The decline of the running game can’t be overstated: After finishing 8th, 5th, and 8th in yards per rushing attempt going back to 2008, the Jets plummeted to 30th last year. In 2010, they averaged 4.4 yards per carry; in 2011, they averaged 3.8.
Without the run game to set the table offensively, the Jets were taken out of what they wanted to do, like throw to Holmes. But new offensive coordinator Tony Sparano has promised a return the Ground and Pound philosophy, which, if successful, will bring with it the return of Tone Time.
THE JETS ARE HOPING TO LOCK UP DUSTIN KELLER to a long-term deal, ESPN's Rich Cimini reports. Keller is signed through this year on his rookie contract, but will be an unrestricted free agent next year.
Despite their setback of a season, the Jets are clearly still in win-now mode, and Keller is an indispensable part of the Jets as currently constituted. He led the team in catches (65) and receiving yards (815) last year, thus fully blossoming into the receiver the Jets envisioned when they made him a first round pick in 2008.
But if the Jets re-up on Keller, they’ll essentially be paying him from his age-29 season forward (he turns 29 in September of 2013). Even though he’s trending upward as a receiver, his run-blocking has always been below average for his position (Pro Football Focus ranked him 28th out of 32 tight ends who were on the field more than half the time last year, and he has never ranked above average.)
Keller’s a good, deserving player. But the decision to sign him to a long-term contract is not an obvious one.
FINALLY, A PLAYER DEVIATED FROM THE BROMIDES and actually said some critical things about Tim Tebow.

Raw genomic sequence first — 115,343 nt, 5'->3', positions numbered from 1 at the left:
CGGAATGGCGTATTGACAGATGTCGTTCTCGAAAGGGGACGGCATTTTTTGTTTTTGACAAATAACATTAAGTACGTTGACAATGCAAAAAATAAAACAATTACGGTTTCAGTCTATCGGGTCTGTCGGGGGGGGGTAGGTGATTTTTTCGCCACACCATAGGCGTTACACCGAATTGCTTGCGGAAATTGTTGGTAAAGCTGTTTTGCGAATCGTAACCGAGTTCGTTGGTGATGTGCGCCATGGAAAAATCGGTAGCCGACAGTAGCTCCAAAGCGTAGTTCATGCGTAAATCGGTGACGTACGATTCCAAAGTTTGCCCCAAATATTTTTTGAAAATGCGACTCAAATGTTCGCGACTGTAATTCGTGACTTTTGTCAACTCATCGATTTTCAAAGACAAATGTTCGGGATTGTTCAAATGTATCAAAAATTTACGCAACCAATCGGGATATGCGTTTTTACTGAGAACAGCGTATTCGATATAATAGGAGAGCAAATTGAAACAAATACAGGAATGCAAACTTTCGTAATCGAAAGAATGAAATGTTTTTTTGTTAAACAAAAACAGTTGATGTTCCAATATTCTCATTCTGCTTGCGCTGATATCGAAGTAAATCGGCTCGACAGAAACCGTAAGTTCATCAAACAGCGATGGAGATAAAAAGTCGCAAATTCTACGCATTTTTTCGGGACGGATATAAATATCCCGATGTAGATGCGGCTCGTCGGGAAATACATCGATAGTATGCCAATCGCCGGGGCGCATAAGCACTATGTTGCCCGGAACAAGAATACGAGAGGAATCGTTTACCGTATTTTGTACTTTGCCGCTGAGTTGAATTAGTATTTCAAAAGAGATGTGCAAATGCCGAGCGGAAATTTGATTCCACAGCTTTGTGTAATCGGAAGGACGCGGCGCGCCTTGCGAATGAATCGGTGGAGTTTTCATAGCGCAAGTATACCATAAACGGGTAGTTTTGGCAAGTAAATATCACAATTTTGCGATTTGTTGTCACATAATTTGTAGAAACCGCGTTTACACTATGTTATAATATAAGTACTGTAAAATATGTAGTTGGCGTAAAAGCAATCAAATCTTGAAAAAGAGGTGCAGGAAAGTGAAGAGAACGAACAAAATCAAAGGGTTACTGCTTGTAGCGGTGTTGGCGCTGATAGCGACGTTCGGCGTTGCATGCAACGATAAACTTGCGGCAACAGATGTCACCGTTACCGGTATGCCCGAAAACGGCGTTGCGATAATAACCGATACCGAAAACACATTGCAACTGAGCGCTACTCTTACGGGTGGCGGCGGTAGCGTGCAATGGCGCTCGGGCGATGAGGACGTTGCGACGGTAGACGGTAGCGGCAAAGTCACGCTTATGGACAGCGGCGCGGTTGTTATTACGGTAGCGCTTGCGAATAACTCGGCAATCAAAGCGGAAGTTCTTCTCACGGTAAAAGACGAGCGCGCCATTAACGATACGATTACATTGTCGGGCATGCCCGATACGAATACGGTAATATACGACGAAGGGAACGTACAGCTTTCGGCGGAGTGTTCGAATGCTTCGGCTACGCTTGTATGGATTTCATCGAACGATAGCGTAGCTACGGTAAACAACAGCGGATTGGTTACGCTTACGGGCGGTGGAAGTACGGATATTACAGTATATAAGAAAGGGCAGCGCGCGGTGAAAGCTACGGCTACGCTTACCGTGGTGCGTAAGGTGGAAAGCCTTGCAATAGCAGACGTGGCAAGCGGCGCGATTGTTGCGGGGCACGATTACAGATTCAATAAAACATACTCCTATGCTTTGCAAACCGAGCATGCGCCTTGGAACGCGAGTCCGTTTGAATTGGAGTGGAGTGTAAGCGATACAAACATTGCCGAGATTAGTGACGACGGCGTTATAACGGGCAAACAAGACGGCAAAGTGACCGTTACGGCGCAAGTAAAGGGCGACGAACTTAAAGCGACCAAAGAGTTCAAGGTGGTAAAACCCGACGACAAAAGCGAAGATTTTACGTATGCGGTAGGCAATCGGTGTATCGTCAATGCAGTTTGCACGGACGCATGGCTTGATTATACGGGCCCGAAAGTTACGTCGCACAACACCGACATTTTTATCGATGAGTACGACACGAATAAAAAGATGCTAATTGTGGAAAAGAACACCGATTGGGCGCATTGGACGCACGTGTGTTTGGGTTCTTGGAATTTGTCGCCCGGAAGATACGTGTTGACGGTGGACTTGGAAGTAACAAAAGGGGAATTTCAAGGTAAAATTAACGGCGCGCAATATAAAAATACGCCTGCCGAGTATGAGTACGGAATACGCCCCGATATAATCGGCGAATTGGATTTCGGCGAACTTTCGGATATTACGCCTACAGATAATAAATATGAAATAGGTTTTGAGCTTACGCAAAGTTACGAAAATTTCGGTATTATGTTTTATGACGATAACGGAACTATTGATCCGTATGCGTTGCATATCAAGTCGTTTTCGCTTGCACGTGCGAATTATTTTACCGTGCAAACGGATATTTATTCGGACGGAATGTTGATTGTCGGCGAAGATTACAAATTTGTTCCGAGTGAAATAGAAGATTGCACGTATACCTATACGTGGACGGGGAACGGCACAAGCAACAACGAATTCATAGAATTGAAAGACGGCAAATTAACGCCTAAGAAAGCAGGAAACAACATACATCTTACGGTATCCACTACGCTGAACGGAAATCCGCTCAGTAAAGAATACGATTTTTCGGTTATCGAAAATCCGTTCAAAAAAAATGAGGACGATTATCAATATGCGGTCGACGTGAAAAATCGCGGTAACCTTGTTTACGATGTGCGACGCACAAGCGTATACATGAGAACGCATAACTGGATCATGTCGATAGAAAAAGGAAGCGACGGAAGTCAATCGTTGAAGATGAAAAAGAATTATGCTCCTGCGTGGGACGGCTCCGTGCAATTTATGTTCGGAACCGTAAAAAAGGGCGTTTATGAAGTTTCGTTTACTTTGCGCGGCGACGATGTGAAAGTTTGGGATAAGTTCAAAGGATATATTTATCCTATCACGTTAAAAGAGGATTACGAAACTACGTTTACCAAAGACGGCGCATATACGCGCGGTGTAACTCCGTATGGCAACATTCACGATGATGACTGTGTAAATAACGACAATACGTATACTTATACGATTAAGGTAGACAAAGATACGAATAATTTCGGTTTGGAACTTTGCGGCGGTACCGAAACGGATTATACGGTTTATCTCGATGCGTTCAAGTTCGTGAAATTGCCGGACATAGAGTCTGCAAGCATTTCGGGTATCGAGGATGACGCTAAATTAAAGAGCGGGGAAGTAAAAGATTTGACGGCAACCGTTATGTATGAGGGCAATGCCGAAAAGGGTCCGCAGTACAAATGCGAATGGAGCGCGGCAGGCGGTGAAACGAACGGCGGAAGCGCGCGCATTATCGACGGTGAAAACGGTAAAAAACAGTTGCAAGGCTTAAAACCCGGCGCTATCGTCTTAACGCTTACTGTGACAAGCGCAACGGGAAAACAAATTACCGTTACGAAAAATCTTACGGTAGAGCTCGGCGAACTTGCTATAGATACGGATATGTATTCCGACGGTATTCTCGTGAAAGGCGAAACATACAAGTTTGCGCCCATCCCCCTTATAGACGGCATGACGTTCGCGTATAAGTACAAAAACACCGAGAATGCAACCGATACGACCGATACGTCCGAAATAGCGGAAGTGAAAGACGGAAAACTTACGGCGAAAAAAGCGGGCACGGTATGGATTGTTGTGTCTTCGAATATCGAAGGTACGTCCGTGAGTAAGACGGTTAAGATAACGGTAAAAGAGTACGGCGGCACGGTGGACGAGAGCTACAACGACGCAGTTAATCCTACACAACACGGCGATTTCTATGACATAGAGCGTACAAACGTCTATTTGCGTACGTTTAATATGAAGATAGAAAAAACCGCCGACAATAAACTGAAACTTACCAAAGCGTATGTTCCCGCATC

Denver wide receiver Demaryius Thomas came out and said what many people probably assumed: That it’s a pain in the ass for a wide receiver, whose job it is to catch precisely timed and placed passes, to have Tebow as his quarterback.
“I wasn’t getting no balls and you had to make some of these plays where some players were open and he is not making the throws, but I don’t want to talk bad about Tim," he said.
He added, “You would have people calling him out, saying, ‘Tim, you gotta make that throw. You gotta read the defenses better.’”
He also said he found the media orgy that surrounded Tebow’s every move annoying.
“Everything on ESPN was all about Tim,” Thomas said. “That bothered some players, too, because they would say, ‘Tim Tebow Time.’ I felt like it was a team thing. If it wasn’t for the defense most of the time, there wouldn’t be no supposed ‘Tim Tebow Time.’”
This last knock is a bit unfair: Tebow didn’t court the spotlight and was always quick to praise and thank his teammates first (or second, actually, after he praised and thanked Jesus).
But Thomas’ sentiments, while harsh, amount to a heretofore unspoken flipside to Tebowmania. Having a quarterback whose completion percentage is 46.5 percent—13.5 percent worse than the league average—results in wide receivers whose numbers suffer. And a team that scraps together a decent record despite having a quarterback who completes 46.5 percent of his passes, only to have their efforts chalked up to that quarterback’s magic pixie dust, yields a bunch of players who haven’t gotten the credit they deserve.
BIG DOINGS WITH "HARD KNOCKS."
According to a FoxSports report, Woody Johnson wanted the Jets on the show and Rex Ryan didn’t.
Apparently, the Denver Broncos were offered the gig, but they turned HBO down. The Jacksonville Jaguars offered to do the gig, but HBO turned the Jaguars down.
The latest report, from ESPN, says HBO has offered the show to the Atlanta Falcons.